The staff still do not have access to an effective, efficient bladder scanner to determine the volume of the spinal cord injured patient’s bladder.

The power supply interruptions and limited gas/diesel were having a significant impact on daily life on my previous visit. With an improvement in supply the kitchen staff no longer have to cook outside in the garden and renovations in the kitchen area allow them to maintain a higher level of hygiene. Hand basins have been installed in the dining room area.

Increased awareness of hand hygiene in the patient and treatment areas has improved with more bottles of hand gel available for use but access to wash basins and wards areas is virtually nil. This is partly due to the fact that wash basins in the ward areas are in a separate room which is not accessible to patients or staff as “the families keep leaving them dirty”. The lack of soap and paper towels also reduces the opportunity to wash hands.


Dr Ajay Thapa, Emergency Physician

I took a taxi to the Grande International Hospital; approx. 40 minutes’ drive from central Kathmandu.

Ajay was extremely pleased to meet with me and proudly showed me the improvements he has implemented at the hospital as the Head of the Emergency department. He has set up a triage area, instigated a paramedical retrieval service utilising helicopter and ambulance and created dedicated rooms for resuscitation, treatment and examination of patients within the department.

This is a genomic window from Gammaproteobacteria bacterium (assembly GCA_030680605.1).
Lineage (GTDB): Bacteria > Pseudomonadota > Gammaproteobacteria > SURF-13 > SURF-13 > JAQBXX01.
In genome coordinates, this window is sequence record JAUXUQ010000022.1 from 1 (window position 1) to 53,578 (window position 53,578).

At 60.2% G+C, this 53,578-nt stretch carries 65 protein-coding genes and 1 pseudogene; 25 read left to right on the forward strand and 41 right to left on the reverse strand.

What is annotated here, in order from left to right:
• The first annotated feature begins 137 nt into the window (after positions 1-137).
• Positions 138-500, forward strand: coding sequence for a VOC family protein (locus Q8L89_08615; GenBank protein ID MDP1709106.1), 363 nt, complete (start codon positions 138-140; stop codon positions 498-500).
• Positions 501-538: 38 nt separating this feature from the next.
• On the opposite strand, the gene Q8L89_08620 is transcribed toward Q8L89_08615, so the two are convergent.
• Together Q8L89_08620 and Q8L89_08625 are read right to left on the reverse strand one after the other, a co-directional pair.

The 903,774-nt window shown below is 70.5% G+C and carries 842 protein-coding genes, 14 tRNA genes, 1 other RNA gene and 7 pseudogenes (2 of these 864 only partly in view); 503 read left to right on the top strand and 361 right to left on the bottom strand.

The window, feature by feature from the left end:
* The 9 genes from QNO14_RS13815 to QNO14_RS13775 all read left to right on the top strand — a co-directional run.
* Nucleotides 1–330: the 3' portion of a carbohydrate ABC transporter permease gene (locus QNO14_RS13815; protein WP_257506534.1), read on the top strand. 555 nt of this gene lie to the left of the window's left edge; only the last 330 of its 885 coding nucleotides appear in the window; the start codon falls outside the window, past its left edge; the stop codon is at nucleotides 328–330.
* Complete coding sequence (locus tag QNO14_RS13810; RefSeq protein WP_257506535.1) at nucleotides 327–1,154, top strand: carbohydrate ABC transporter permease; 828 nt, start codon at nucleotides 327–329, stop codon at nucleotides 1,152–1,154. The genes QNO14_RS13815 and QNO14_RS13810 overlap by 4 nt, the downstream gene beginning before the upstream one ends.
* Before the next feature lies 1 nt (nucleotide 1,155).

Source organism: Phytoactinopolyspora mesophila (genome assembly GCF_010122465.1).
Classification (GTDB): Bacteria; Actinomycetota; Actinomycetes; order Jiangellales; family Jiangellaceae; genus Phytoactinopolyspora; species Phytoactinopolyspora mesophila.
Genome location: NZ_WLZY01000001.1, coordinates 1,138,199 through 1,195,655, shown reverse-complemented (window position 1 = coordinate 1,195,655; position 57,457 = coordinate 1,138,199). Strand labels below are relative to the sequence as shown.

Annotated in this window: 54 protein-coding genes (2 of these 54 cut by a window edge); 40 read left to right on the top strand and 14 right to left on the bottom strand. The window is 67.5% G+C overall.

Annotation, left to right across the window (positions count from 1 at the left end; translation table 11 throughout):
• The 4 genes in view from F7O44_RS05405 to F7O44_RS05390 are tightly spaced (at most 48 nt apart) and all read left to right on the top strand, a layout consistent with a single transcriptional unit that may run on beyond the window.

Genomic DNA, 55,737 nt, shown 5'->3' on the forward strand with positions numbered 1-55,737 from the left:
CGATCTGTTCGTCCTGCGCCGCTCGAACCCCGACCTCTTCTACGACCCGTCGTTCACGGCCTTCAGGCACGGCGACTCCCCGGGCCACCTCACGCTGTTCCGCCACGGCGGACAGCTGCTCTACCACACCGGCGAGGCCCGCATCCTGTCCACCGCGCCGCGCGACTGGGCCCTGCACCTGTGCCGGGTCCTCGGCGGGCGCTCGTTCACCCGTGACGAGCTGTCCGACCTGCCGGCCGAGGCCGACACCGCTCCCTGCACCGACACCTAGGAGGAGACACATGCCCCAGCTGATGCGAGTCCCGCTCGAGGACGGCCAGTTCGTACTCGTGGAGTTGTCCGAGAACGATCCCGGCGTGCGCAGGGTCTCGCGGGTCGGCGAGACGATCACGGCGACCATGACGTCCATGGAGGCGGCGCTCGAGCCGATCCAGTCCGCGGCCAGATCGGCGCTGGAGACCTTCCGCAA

He has developed procedures, protocols and training programs based on the education he received whilst in Australia and from ISTIH. He said that he was proud to say that his team is continuing to develop but has already shown the ability to save lives and make a difference. The helicopter/ ambulance retrieval service and emergency room set up is a “first” for Nepal.

He voiced enthusiasm for the ISTIH program that had supported him in his quest for increased skills and knowledge.



Prior to my return to Nepal I was given two large donations totalling $2000 AUD. I have offered the opportunity for a Nurse to visit Perth for a period of 1-2 weeks as an observer of the facilities at FSH, the Paraquad industries and the Quadriplegic centre.

The successful applicant will be chosen by the Nurse Supervisor, Mandira Bandiya and the SIRC administrator.

The nurse will be accommodated by members of the Orthopaedic Nurses Association and given the chance to visit some of the tourist regions of this state. The money will cover airfare, visa costs, health insurance and a spending allowance.



The SIRC staff were eager to receive the training on the AED. The nursing and allied staff were not familiar with the equipment nor the resuscitation procedures in a basic emergency situation. They are fortunate that there has only been two patient deaths in the history of SIRC so they were ill prepared for the possibility.

The senior staff voiced the fact that they felt that they no longer needed volunteers to come and give them general spinal cord injury education but targeted training was ideal. I provided them with a up to date, current hand book on “Urodynamics made easy” which they expressed as being an improvement on anything they had beforehand.

The staff have been developing their own training programs based on the templates provided to them previously and will continue with developing self-directed learning packages to specific procedures. They do not have a resuscitation dummy which would assist with their CPR training.

The resident Doctor: Arjun Karki requested assistance to upgrade his skills in spinal cord injury management. He said that as SIRC was the only dedicated spinal rehabilitation unit is was difficult to source specific training and most of the education he had gathered was sourced on the internet. Previously SIRC had two medical officers but he is the sole doctor at this time. He did his medical training in Ukraine and is fluent in Russian, Nepali and English. He has instigated many positive changes in management at SIRC.